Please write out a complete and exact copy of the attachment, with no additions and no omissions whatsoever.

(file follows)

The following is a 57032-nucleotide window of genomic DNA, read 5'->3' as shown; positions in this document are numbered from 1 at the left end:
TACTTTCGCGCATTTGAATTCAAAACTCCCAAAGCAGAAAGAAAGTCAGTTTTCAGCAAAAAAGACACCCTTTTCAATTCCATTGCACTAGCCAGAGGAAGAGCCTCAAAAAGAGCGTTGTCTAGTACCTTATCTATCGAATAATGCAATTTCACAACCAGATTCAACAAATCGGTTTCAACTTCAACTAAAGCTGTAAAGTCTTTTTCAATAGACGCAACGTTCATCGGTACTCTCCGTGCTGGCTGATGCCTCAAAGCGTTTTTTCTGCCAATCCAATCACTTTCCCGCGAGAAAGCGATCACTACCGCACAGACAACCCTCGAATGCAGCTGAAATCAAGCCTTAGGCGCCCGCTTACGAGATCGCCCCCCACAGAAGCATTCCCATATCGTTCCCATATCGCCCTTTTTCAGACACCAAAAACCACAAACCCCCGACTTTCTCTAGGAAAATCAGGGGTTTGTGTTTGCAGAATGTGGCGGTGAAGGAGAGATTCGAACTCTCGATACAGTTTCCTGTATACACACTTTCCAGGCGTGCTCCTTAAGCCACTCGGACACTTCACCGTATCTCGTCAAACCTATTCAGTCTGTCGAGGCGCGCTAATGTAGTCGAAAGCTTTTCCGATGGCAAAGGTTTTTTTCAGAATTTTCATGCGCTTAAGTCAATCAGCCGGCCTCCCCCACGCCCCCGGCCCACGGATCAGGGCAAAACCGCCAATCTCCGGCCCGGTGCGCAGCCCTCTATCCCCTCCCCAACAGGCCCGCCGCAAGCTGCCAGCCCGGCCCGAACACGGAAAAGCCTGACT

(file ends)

The following is a 57032-nucleotide window of genomic DNA, read 5'->3' as shown; positions in this document are numbered from 1 at the left end:
TACTTTCGCGCATTTGAATTCAAAACTCCCAAAGCAGAAAGAAAGTCAGTTTTCAGCAAAAAAGACACCCTTTTCAATTCCATTGCACTAGCCAGAGGAAGAGCCTCAAAAAGAGCGTTGTCTAGTACCTTATCTATCGAATAATGCAATTTCACAACCAGATTCAACAAATCGGTTTCAACTTCAACTAAAGCTGTAAAGTCTTTTTCAATAGACGCAACGTTCATCGGTACTCTCCGTGCTGGCTGATGCCTCAAAGCGTTTTTTCTGCCAATCCAATCACTTTCCCGCGAGAAAGCGATCACTACCGCACAGACAACCCTCGAATGCAGCTGAAATCAAGCCTTAGGCGCCCGCTTACGAGATCGCCCCCCACAGAAGCATTCCCATATCGTTCCCATATCGCCCTTTTTCAGACACCAAAAACCACAAACCCCCGACTTTCTCTAGGAAAATCAGGGGTTTGTGTTTGCAGAATGTGGCGGTGAAGGAGAGATTCGAACTCTCGATACAGTTTCCTGTATACACACTTTCCAGGCGTGCTCCTTAAGCCACTCGGACACTTCACCGTATCTCGTCAAACCTATTCAGTCTGTCGAGGCGCGCTAATGTAGTCGAAAGCTTTTCCGATGGCAAAGGTTTTTTTCAGAATTTTCATGCGCTTAAGTCAATCAGCCGGCCTCCCCCACGCCCCCGGCCCACGGATCAGGGCAAAACCGCCAATCTCCGGCCCGGTGCGCAGCCCTCTATCCCCTCCCCAACAGGCCCGCCGCAAGCTGCCAGCCCGGCCCGAACACGGAAAAGCCTGACT